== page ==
p. 25-26. mindfulness: the ability to direct your attention where you want it to go – to have a choice. in a world, where we are surrounded by advertisements, sales pitches, the biggest, best, and brightest promised of happiness and fulfillment that money can buy, not to mention the clear constant information overload of emails, status updates, tweets, photo albums, Netflix queues, RSS feeds, playin whack-a-mole with phone notifications. I wish I could say that we, could get away, but i don’t think that as a society we can, or even that we should (this is where Turkle cannot help).
p. 27 two modes of attention
p. 27 one is like a flash light in a dark room: you see a chair; move to the left, you see something else.
p. 28 the other mode is to go beyond focusing on a single object, but opening up to the surrounding environment. like the same flash beam, but instead intense narrowed one, this is a diffused allowing to cover more, but with less visual acuity.
p. 29 both modes can exclude each other
p. 30 attentional shift, attentional choice
how to deploy our task focus (focused attention) to our self-awareness (open attention)
the brain has two different attentional systems: one is top-down and is under conscious control. the bottom-up system, an earlier evolutionary development, is completely automated. scanning the enthronement for potential threats, alerting us to them whether we want or not, since it is hard wired.
p. 31-32 interruption have two varieties: external ones: sounds, smells, movements, physical contact. internal interruptions are: hunger, mental activity (remembering late appointment).
we cannot turn alerting mechanisms, but we can minimize distractions.
we cannot turn everything off and eliminate all interruptions. what we can do is to notice them as they arise and make a decision how to proceed and face them – whether to respond in the moment or ignore them.
it is now clearly established that we can mainly focus on only one thing at the a time. thus we have the ability to prioritize and focus on only one task.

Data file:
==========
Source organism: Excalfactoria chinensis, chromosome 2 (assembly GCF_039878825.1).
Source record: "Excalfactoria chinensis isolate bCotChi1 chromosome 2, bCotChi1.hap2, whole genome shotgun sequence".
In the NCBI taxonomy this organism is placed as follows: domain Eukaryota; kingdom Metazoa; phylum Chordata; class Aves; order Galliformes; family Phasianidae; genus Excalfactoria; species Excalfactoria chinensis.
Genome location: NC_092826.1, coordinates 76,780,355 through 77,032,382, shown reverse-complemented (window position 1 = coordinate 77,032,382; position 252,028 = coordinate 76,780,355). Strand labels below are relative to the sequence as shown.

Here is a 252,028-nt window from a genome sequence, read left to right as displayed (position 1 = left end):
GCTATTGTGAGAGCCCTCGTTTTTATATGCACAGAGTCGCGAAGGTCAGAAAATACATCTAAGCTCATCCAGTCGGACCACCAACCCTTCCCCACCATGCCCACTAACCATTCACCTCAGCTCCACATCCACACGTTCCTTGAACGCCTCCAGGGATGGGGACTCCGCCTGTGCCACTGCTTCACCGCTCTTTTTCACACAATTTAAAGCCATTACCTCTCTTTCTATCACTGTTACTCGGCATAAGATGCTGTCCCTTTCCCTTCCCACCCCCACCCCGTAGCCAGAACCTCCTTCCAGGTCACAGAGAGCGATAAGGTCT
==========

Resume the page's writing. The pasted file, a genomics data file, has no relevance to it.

34. emotions and the stress response
p. 40 strengthening task focus
mindful breathing – optional
simplest and most widespread form of attention training uses the breath as the object of focus. when mind wanders, bring back focus on your in- and out-breath: focusing, opening (noticing) and choosing. focus on your breath, notice when you have strayed and choose to come back to the breath
p. 41 strengthening self-observation / awareness
p. 42 Exercise 1. Observing email
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The Flanker test, which helps give researchers a sense of cognitive flexibility
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Dr. Scott Barry Kaufman When he was young, Kaufman had central auditory processing disorder, which made it hard for him to process verbal information in real time. He was asked to repeat third grade because he was considered a “slow” learner.
Kaufman thinks the traditional IQ test does a good job of measuring general cognitive ability, but says it misses all the ways that ability interacts with engagement. An individual’s goals within the learning classroom and excitement about a topic affect how he or she pursues learning, none of which is captured on IQ tests. Worse, those tests are often used to filter people in or out of special programs.
FOUR PRACTICES TO CULTIVATE CHILDREN’S CREATIVITY
it’s even worth measuring imagination, but Kaufman believes that measurement is important so researchers can see how changing behavior affects creative achievement. But he hopes the measurements are never used as another sorting mechanism.
My note: Kaufman makes a new call for an old trend. The futility of testing is raging across the United States K12 system. Higher education is turned into the last several decades (similarly to the United States health care system) into a cash cow. When the goal is profit, then good education goes down the drain. Cultivating children’s creativity cannot happen, when the foremost goals to make more money, which inevitably entails spending less cash (not only on teacher’s salaries).
Lexxi Seay, a senior, was skeptical. “I actually never believed really in meditation. … I thought it was a joke,” she said during an interview.
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The authors of a new book challenge what they call the “frantic pace” of contemporary university life.